- Gummy bear legs deflect far more – 10cm under 25kg
- Force in gummy bear column that appears when shortening is 1nm is practically equal to zero
Don’t mix gummy bears and wood!
Now imagine that we have a normal table with 4 wooden legs and I stand on it again – each leg gets 25kg right? But as I go up I feel that the table shakes and generally is overloaded. Quick calculation later I realize that each leg can carry only 20kg instead of 25…
The easiest solution is to add another leg right? Luckily for me, I have a gummy bear leg, that I know can withstand 25kg… awesome right?
So I build this contraption together and I climb the table once more. You know already things are going south right?
The mechanism is pretty simple – table top carries the load to table legs (all 5) and they shorten under the load.
University add on: Since table top won’t deflect (is infinitely rigid) and can move only vertically deformations in each leg are identical.
Unfortunately, with very small shortening (around 1nm) all of the force goes again into 4 wooden legs. Even though we have added the 5th leg, and each of them has sufficient capacity now, the table will still fail. This is because the gummy bear leg is not rigid enough to actually “take” the load. Failure goes as follows:
- Each leg gets shorter.
- Deformation reaches somewhere near 1nm
- All the force goes to wooden legs, as gummy bears can’t take any significant load with such small deformations
- Wooden legs are overloaded and fail – tabletop still moves downward
- Gummy bear leg deforms 10cm and reaches 25kg of capacity
- Entire weight is now on one leg, so it has no chance, and fail
Structural recap: We had a slab or anything really, that was supported by columns. Calculating columns capacity one by one and adding them shows that the total capacity is sufficient. Columns are evenly distributed and should be evenly loaded (like on the circumference of the circle). However, the structure still failed as we did not provide equal rigidity of the supports!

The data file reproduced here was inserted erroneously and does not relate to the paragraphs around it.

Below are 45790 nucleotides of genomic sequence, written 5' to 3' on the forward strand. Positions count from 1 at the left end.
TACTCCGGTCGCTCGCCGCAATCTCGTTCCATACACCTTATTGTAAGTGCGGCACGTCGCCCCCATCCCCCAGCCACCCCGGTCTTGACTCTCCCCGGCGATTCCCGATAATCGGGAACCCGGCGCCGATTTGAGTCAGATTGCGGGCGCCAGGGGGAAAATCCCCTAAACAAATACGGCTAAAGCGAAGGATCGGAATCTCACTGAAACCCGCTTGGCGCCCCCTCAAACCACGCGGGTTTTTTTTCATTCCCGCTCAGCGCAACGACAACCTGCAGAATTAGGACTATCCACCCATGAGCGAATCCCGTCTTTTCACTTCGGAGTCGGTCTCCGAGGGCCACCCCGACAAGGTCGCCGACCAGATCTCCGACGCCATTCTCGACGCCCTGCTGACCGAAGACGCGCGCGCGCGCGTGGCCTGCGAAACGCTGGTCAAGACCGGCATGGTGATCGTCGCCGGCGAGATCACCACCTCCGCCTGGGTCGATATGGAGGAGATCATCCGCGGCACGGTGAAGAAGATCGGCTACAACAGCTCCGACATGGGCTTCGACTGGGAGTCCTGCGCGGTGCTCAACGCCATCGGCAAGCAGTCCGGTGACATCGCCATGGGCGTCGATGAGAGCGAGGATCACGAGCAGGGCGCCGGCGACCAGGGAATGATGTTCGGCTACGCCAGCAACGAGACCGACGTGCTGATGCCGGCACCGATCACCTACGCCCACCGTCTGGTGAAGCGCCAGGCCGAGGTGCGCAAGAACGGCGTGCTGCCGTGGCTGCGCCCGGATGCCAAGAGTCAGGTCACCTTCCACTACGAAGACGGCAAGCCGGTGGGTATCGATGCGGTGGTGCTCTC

As you can see structural rigidity is incredibly important. Note that it is not taken into account during code design! In both examples (table and slab) you would get that each elements code capacity is ok! Only correctly executed FEA could show you that something is off. This is one of the reasons why it is worth it to understand this concept.
There is one last thing that we should consider: you don’t have to use 2 different materials as I did in this example to “get” this effect.
In essence, rigidity is connected to deformation of the parts but it is not limited to differences in Young modulus – that is simply the easiest example to use! Equally problematic would be 5 columns standing on foundations and one of the foundations starts to settle (going deeper into the ground as the ground gives in). The column does not get shorter, check it might be identical as the other columns… but still, it won’t take any load so everything acts just as I described.
It can also happen that something goes unstable (buckling). The same material, good “foundations” and still element stopped transferring any force!
In truth, structural rigidity can be found everywhere, from weld design (that is a great topic BTW) to silo supports… and of course gummy bears!
To answer the question
With this all in mind let’s answer the question I started with: “what is structural rigidity and where it influences the design?”
Structural rigidity is a phenomenon responsible for force (or stress) redistribution in the model (among others). If some parts of the analyzed structure deforms more than others, then usually load is carried onto the more rigid elements, and may cause an overload of those parts. Small rigidity can be caused by various reasons like different material, boundary conditions, geometry of the structure or stability issues.
Getting started with FEA
This is one of the topics I teach in my new course about FEA essentials.
You can get it by subscribing below: